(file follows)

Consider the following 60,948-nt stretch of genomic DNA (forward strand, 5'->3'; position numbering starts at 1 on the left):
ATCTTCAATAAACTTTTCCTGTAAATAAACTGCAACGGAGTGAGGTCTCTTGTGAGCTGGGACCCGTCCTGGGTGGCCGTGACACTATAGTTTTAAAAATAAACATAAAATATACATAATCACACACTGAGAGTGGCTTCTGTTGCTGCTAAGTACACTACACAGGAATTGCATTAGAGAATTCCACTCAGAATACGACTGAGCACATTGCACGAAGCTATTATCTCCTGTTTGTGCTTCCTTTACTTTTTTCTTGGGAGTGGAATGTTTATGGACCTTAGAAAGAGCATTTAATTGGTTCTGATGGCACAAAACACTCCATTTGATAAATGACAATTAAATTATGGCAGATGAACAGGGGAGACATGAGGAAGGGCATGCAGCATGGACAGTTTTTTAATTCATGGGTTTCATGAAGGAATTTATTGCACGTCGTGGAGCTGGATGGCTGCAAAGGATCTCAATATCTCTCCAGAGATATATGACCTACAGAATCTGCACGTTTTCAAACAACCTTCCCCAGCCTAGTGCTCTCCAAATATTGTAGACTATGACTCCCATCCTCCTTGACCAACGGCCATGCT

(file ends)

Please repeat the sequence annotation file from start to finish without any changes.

Consider the following 60,948-nt stretch of genomic DNA (forward strand, 5'->3'; position numbering starts at 1 on the left):
ATCTTCAATAAACTTTTCCTGTAAATAAACTGCAACGGAGTGAGGTCTCTTGTGAGCTGGGACCCGTCCTGGGTGGCCGTGACACTATAGTTTTAAAAATAAACATAAAATATACATAATCACACACTGAGAGTGGCTTCTGTTGCTGCTAAGTACACTACACAGGAATTGCATTAGAGAATTCCACTCAGAATACGACTGAGCACATTGCACGAAGCTATTATCTCCTGTTTGTGCTTCCTTTACTTTTTTCTTGGGAGTGGAATGTTTATGGACCTTAGAAAGAGCATTTAATTGGTTCTGATGGCACAAAACACTCCATTTGATAAATGACAATTAAATTATGGCAGATGAACAGGGGAGACATGAGGAAGGGCATGCAGCATGGACAGTTTTTTAATTCATGGGTTTCATGAAGGAATTTATTGCACGTCGTGGAGCTGGATGGCTGCAAAGGATCTCAATATCTCTCCAGAGATATATGACCTACAGAATCTGCACGTTTTCAAACAACCTTCCCCAGCCTAGTGCTCTCCAAATATTGTAGACTATGACTCCCATCCTCCTTGACCAACGGCCATGCT